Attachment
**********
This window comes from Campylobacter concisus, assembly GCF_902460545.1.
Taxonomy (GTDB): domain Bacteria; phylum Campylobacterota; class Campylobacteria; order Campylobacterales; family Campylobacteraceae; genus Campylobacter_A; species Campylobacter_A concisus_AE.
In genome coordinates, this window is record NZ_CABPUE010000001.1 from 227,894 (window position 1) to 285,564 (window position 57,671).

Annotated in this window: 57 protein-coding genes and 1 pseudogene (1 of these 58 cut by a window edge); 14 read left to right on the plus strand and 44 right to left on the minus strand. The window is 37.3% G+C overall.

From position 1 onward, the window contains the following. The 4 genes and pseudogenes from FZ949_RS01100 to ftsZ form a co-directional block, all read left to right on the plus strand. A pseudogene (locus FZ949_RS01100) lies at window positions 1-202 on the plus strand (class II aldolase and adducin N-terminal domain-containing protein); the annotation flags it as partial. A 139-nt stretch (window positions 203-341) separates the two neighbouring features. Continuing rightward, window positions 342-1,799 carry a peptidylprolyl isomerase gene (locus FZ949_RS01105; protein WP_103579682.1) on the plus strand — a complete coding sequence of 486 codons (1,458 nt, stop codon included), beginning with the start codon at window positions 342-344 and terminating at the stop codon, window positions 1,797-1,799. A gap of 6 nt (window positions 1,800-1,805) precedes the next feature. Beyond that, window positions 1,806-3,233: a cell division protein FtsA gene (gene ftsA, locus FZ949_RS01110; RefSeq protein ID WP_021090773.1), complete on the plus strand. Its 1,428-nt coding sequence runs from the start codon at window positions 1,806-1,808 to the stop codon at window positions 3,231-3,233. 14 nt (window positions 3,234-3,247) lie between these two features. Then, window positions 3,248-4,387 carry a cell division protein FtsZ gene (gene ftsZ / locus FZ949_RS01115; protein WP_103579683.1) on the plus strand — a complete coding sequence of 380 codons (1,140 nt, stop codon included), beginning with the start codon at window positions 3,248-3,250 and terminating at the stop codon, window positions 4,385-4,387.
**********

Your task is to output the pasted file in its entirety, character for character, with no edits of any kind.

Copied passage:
This window comes from Campylobacter concisus, assembly GCF_902460545.1.
Taxonomy (GTDB): domain Bacteria; phylum Campylobacterota; class Campylobacteria; order Campylobacterales; family Campylobacteraceae; genus Campylobacter_A; species Campylobacter_A concisus_AE.
In genome coordinates, this window is record NZ_CABPUE010000001.1 from 227,894 (window position 1) to 285,564 (window position 57,671).

Annotated in this window: 57 protein-coding genes and 1 pseudogene (1 of these 58 cut by a window edge); 14 read left to right on the plus strand and 44 right to left on the minus strand. The window is 37.3% G+C overall.

From position 1 onward, the window contains the following. The 4 genes and pseudogenes from FZ949_RS01100 to ftsZ form a co-directional block, all read left to right on the plus strand. A pseudogene (locus FZ949_RS01100) lies at window positions 1-202 on the plus strand (class II aldolase and adducin N-terminal domain-containing protein); the annotation flags it as partial. A 139-nt stretch (window positions 203-341) separates the two neighbouring features. Continuing rightward, window positions 342-1,799 carry a peptidylprolyl isomerase gene (locus FZ949_RS01105; protein WP_103579682.1) on the plus strand — a complete coding sequence of 486 codons (1,458 nt, stop codon included), beginning with the start codon at window positions 342-344 and terminating at the stop codon, window positions 1,797-1,799. A gap of 6 nt (window positions 1,800-1,805) precedes the next feature. Beyond that, window positions 1,806-3,233: a cell division protein FtsA gene (gene ftsA, locus FZ949_RS01110; RefSeq protein ID WP_021090773.1), complete on the plus strand. Its 1,428-nt coding sequence runs from the start codon at window positions 1,806-1,808 to the stop codon at window positions 3,231-3,233. 14 nt (window positions 3,234-3,247) lie between these two features. Then, window positions 3,248-4,387 carry a cell division protein FtsZ gene (gene ftsZ / locus FZ949_RS01115; protein WP_103579683.1) on the plus strand — a complete coding sequence of 380 codons (1,140 nt, stop codon included), beginning with the start codon at window positions 3,248-3,250 and terminating at the stop codon, window positions 4,385-4,387.